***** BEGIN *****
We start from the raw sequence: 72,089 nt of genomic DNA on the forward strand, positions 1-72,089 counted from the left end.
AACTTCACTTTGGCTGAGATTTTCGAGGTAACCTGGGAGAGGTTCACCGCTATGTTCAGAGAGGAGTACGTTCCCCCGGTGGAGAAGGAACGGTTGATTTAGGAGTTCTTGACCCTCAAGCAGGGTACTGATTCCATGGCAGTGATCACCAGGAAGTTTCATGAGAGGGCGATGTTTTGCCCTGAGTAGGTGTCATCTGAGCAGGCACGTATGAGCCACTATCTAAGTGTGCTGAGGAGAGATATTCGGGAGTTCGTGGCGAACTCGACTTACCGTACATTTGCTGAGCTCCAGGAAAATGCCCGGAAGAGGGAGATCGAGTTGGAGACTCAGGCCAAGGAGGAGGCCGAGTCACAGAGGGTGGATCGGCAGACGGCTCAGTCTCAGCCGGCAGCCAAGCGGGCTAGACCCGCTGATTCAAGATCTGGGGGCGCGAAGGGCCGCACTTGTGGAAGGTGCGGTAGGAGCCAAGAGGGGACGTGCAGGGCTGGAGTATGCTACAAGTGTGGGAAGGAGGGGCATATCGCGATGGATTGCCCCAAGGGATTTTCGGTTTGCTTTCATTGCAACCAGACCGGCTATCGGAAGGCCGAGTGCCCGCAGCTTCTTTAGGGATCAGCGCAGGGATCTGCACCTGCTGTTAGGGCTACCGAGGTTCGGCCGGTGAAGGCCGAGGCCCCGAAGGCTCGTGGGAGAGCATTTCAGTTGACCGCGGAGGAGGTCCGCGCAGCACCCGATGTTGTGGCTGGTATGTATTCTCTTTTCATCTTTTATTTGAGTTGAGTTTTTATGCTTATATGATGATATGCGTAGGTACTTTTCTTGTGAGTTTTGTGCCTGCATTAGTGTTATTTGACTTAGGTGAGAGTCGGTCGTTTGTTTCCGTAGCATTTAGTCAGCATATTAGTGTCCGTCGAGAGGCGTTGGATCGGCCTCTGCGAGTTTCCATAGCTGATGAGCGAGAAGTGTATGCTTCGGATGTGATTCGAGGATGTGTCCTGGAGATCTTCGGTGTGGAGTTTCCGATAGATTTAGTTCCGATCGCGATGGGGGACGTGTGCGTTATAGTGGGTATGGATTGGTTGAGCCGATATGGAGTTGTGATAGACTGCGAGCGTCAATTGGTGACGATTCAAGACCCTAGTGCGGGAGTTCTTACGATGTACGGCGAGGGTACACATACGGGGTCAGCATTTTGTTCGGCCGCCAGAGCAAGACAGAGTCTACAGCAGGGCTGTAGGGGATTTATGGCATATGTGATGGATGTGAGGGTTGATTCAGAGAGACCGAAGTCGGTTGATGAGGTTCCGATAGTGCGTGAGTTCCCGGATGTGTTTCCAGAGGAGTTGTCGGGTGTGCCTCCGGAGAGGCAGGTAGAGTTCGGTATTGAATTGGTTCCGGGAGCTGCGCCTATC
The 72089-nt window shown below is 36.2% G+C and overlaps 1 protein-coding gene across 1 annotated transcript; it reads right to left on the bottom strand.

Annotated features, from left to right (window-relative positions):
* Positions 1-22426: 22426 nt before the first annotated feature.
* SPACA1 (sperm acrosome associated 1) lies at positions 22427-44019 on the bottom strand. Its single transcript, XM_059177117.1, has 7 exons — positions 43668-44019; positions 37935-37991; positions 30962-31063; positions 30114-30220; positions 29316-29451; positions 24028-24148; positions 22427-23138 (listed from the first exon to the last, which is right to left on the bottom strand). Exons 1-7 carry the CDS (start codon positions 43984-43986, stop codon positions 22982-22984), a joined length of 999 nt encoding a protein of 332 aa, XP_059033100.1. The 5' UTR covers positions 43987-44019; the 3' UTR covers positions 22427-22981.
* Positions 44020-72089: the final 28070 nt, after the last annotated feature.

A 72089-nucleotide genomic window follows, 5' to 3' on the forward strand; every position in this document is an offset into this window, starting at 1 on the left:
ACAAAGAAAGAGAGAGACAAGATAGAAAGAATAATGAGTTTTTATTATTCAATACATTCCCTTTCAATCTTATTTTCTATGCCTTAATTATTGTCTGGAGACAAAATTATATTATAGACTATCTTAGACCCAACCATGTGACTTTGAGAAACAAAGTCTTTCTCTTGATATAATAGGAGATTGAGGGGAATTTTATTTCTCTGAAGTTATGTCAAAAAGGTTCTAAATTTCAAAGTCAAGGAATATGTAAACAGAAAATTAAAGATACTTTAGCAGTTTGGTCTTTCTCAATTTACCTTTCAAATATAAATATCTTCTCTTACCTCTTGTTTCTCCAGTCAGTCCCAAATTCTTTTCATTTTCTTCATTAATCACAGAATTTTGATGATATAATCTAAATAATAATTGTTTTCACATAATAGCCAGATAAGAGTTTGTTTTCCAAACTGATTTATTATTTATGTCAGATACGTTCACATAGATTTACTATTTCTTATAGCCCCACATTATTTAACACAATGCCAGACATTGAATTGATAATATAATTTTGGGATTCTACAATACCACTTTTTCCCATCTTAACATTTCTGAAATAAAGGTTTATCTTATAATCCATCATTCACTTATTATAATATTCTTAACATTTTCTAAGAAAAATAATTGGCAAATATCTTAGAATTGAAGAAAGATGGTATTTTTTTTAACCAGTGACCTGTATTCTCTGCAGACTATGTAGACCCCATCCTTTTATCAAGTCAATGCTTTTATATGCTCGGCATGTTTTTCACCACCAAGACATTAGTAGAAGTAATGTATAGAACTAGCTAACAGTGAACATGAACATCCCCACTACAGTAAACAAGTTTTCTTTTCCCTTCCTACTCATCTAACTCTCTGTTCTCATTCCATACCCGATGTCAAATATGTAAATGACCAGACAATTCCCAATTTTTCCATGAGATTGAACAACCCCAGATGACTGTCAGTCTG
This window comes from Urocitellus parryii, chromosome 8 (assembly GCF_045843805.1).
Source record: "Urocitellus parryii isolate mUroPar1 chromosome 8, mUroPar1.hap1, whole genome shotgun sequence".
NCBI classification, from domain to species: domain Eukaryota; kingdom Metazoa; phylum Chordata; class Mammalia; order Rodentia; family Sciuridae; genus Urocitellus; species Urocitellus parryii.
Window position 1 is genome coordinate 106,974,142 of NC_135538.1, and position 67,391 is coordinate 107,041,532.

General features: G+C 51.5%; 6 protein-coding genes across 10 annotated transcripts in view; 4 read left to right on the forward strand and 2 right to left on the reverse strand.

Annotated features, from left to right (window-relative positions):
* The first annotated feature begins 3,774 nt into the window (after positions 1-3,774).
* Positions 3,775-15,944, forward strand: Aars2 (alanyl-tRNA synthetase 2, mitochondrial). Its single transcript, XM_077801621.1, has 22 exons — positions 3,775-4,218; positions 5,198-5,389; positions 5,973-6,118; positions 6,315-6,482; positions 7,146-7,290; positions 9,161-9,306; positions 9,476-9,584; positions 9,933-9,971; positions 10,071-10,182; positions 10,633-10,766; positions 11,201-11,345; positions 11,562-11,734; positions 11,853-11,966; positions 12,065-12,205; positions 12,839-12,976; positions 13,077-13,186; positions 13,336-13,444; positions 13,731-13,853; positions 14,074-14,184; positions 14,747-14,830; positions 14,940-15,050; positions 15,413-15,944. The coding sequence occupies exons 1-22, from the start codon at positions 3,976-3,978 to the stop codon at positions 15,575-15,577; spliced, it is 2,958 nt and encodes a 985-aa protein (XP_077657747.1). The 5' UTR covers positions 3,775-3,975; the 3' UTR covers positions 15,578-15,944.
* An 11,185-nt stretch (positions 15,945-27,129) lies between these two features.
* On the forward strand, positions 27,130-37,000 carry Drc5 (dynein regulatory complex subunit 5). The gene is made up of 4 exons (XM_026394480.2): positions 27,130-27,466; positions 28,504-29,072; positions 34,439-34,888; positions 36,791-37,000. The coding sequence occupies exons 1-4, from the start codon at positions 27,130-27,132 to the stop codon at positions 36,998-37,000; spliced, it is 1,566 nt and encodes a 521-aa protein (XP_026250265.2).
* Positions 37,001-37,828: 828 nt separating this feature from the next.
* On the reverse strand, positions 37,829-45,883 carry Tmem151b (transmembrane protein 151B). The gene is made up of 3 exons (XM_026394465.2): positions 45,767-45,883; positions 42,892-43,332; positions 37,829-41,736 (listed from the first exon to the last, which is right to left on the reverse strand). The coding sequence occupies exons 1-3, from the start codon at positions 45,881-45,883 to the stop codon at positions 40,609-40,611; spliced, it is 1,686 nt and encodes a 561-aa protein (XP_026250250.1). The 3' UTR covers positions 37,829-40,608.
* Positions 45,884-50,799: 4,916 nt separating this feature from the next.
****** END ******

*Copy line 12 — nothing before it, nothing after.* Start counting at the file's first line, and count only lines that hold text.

NCBI classification, from domain to species: domain Eukaryota; kingdom Metazoa; phylum Chordata; class Mammalia; order Rodentia; family Sciuridae; genus Urocitellus; species Urocitellus parryii.